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Recovery Starts Here


Healthy body Looking after the mind Lifelong Learning - help with education, learning and development Arts, singing, and other things creative Read more on what's said about recovery For the days when you need some help The things you might be feeling Accomodation and housing Exploring life's meaning Getting into work, employment and volunteering Culture, socialising, leisure, meeting places Advice about money


Click on the petal or text below for the subject you would like more information on:

| Work | Money Advice | Housing Advice | Creativity | Physical Wellbeing |
| Enjoying Life | Mental Wellbeing | Lifelong Learning | Spirituality |
| Personal Emotions | Family & Friends | Desperate?



Remaining hopeful and envisioning a future of growth and development.

Having the right to choose - without it there is no motivation.

Knowing that you are not a label or diagnosis. You are a living, changing person - not an object.

Speaking for ourselves. When others speak for us we are devalued.

Establishing our own homes in the community where we can choose our roommates or live alone.

Acknowledging the need for friends, peers and intimate relationships.

Realizing that peer support and self-help keeps us grounded and connected.

Protecting and nurturing the spirit within us.

Knowing that all things are possible and that to be alive is a miracle.

Other essentials include: safe niches, natural supports, reconciliation with family, self-discipline and will, belief in oneself, successful experiences, meaningful work, psychotherapy, and the passage of time.

Recovery from the disabling effects of being diagnosed with a mental health problem is possible. It means different things to different people and can be achieved in many different ways.

This website is aimed to be a resource for everyone who is interested in recovery, whether they be service users and survivors, the people they love or the professional and voluntary staff paid to offer treatment and support.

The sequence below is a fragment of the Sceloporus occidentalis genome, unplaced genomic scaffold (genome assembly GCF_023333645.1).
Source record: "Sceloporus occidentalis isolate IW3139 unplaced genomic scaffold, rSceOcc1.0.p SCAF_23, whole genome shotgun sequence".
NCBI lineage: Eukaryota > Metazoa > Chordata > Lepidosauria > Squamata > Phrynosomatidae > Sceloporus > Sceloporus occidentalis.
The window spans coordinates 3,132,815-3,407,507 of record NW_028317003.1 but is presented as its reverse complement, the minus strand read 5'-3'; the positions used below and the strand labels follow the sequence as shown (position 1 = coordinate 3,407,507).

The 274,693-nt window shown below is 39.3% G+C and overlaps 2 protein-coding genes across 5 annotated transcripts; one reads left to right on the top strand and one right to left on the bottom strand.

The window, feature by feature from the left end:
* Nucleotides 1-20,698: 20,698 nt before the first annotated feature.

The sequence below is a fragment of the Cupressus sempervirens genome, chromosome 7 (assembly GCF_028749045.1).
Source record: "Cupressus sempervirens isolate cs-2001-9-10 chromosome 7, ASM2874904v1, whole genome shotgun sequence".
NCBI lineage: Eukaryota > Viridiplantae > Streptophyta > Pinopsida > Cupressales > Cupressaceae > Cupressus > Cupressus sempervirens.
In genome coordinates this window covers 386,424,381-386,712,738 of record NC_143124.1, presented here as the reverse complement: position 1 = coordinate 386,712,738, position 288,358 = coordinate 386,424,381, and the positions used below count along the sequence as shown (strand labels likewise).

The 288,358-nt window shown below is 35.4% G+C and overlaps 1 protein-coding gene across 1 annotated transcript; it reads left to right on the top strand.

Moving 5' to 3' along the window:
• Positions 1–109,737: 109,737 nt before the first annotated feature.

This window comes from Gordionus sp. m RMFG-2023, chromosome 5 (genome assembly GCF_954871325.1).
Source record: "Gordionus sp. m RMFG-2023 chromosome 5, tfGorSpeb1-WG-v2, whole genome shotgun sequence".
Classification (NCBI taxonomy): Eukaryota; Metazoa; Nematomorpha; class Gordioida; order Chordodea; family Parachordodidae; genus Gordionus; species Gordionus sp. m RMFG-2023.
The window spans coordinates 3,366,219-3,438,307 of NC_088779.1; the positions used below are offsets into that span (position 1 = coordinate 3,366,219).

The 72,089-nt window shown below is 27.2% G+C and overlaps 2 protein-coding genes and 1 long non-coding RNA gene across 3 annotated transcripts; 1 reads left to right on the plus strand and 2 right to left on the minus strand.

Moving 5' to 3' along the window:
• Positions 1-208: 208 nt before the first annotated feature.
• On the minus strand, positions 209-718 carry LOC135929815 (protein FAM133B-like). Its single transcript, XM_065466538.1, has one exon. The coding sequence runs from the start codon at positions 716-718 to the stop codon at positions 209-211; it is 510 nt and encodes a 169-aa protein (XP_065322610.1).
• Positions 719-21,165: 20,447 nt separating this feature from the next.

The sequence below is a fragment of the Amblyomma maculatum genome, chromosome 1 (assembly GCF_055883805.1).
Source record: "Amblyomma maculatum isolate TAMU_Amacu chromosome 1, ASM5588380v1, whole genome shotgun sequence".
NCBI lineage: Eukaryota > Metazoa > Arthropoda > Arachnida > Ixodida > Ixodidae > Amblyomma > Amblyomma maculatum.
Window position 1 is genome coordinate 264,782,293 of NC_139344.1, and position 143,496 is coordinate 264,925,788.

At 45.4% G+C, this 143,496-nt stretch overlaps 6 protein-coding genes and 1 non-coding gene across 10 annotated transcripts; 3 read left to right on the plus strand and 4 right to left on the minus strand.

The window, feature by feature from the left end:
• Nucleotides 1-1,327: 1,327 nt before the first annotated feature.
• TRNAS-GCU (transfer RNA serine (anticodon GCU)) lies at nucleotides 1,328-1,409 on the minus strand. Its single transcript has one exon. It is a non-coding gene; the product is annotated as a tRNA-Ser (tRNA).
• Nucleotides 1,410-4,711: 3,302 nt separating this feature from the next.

Opinions about recovery and how to get there are diverse as the following excerpts demonstrate:

“It was not until I left the system that the recovery process really got underway in my life. It was as if the system had no expectation of me recovering, instead the emphasis was on maintenance. I am not saying that those who worked in the system did not care for me, they did. They clothed me, fed me, housed me and ensured that I took my medication. What they did not do was consider the possibility that I could return to being the person I once was.” (Ron Coleman 1999)

“My journey of recovery is still ongoing. I still struggle with symptoms, grieve the losses that I have sustained…I am also involved in self-help and mutual support and I still use professional services including medications, psychotherapy, and hospitals. However, now I do not just take medications or go to the hospital. I have learned to use medications and to use the hospital. This is the active stance that is the hallmark of the recovery process.” (Deegan 1996)

Despite differing opinion there is consensus about what recovery is and what it isn’t.
Recovery is:

• It is personal, individual and unique
• It is about hope and belief
• It is about acceptance
• It is about valuing ourselves and our experience
• It is about using our skills, talents and personal resources
• It is about using support that is empowering not disabling
• It is about taking control back and taking responsibility
• It is about making new relationships and maybe repairing old ones
• It is about sharing our stories with others to help them
• It is about using our energies, passion and anger in a positive way
• It is about challenging stigma and discrimination

……… And what it isn’t:

• It is not about giving up or giving in
• It is not about relying on others (including mental health professionals) to have all the answers.
• It is not about blaming ourselves or feeling ashamed about the traumas that still cause us pain and distress
• It is about not accepting the labels, stereotypes or prognoses of doom
• It is not about defining ourselves as less than the whole people we are

We want the site to develop and attract the broad range of views.
We need your feedback and suggestions for improvement.

This site contains links to other websites. Working Together for Recovery does not assume any responsibility for other providers, or the content of their websites.
External links are not to be taken as an endorsement of such websites.

Particular care should be taken with non UK sites as they may be subject to different regulations and governance rules. It might be of help to talk to others you trust regarding information about services and information contained on this site.

We welcome the submission of relevant links and materials for inclusion on this site. However, the decision to use or not to use links or materials is entirely at the discretion of our editorial board.

Last revised 20 September 2009



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